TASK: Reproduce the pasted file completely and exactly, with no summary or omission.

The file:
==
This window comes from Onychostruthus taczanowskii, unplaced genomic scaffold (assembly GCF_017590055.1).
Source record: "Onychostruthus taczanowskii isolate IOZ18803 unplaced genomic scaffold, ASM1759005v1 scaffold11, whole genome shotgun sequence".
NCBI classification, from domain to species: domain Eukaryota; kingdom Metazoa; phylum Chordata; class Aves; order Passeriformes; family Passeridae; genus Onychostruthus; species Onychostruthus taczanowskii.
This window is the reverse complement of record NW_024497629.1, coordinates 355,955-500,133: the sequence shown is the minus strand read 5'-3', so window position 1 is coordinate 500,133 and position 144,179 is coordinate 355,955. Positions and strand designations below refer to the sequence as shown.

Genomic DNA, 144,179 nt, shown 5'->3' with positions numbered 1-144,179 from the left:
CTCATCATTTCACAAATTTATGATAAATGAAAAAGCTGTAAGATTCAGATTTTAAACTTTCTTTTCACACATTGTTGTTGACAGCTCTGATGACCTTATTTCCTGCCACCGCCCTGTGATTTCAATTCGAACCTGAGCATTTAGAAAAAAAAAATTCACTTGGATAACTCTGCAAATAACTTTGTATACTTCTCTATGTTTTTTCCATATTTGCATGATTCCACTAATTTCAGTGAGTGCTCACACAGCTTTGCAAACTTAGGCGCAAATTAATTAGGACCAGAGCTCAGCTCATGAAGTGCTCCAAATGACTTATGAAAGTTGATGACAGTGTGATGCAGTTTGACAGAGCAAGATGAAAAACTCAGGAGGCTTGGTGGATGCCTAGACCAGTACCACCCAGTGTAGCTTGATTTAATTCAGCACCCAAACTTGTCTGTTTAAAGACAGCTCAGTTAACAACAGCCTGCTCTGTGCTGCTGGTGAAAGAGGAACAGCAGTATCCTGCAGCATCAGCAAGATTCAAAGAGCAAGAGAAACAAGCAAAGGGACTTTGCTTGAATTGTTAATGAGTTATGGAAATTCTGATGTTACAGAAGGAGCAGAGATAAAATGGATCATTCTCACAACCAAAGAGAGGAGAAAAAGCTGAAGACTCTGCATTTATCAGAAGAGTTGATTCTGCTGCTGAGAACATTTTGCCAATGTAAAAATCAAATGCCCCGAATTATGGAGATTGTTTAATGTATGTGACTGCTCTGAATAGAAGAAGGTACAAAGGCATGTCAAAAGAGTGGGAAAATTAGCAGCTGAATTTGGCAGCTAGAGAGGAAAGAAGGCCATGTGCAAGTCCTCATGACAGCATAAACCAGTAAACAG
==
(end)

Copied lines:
This window comes from Onychostruthus taczanowskii, unplaced genomic scaffold (assembly GCF_017590055.1).
Source record: "Onychostruthus taczanowskii isolate IOZ18803 unplaced genomic scaffold, ASM1759005v1 scaffold11, whole genome shotgun sequence".
NCBI classification, from domain to species: domain Eukaryota; kingdom Metazoa; phylum Chordata; class Aves; order Passeriformes; family Passeridae; genus Onychostruthus; species Onychostruthus taczanowskii.
This window is the reverse complement of record NW_024497629.1, coordinates 355,955-500,133: the sequence shown is the minus strand read 5'-3', so window position 1 is coordinate 500,133 and position 144,179 is coordinate 355,955. Positions and strand designations below refer to the sequence as shown.

Genomic DNA, 144,179 nt, shown 5'->3' with positions numbered 1-144,179 from the left:
CTCATCATTTCACAAATTTATGATAAATGAAAAAGCTGTAAGATTCAGATTTTAAACTTTCTTTTCACACATTGTTGTTGACAGCTCTGATGACCTTATTTCCTGCCACCGCCCTGTGATTTCAATTCGAACCTGAGCATTTAGAAAAAAAAAATTCACTTGGATAACTCTGCAAATAACTTTGTATACTTCTCTATGTTTTTTCCATATTTGCATGATTCCACTAATTTCAGTGAGTGCTCACACAGCTTTGCAAACTTAGGCGCAAATTAATTAGGACCAGAGCTCAGCTCATGAAGTGCTCCAAATGACTTATGAAAGTTGATGACAGTGTGATGCAGTTTGACAGAGCAAGATGAAAAACTCAGGAGGCTTGGTGGATGCCTAGACCAGTACCACCCAGTGTAGCTTGATTTAATTCAGCACCCAAACTTGTCTGTTTAAAGACAGCTCAGTTAACAACAGCCTGCTCTGTGCTGCTGGTGAAAGAGGAACAGCAGTATCCTGCAGCATCAGCAAGATTCAAAGAGCAAGAGAAACAAGCAAAGGGACTTTGCTTGAATTGTTAATGAGTTATGGAAATTCTGATGTTACAGAAGGAGCAGAGATAAAATGGATCATTCTCACAACCAAAGAGAGGAGAAAAAGCTGAAGACTCTGCATTTATCAGAAGAGTTGATTCTGCTGCTGAGAACATTTTGCCAATGTAAAAATCAAATGCCCCGAATTATGGAGATTGTTTAATGTATGTGACTGCTCTGAATAGAAGAAGGTACAAAGGCATGTCAAAAGAGTGGGAAAATTAGCAGCTGAATTTGGCAGCTAGAGAGGAAAGAAGGCCATGTGCAAGTCCTCATGACAGCATAAACCAGTAAACAG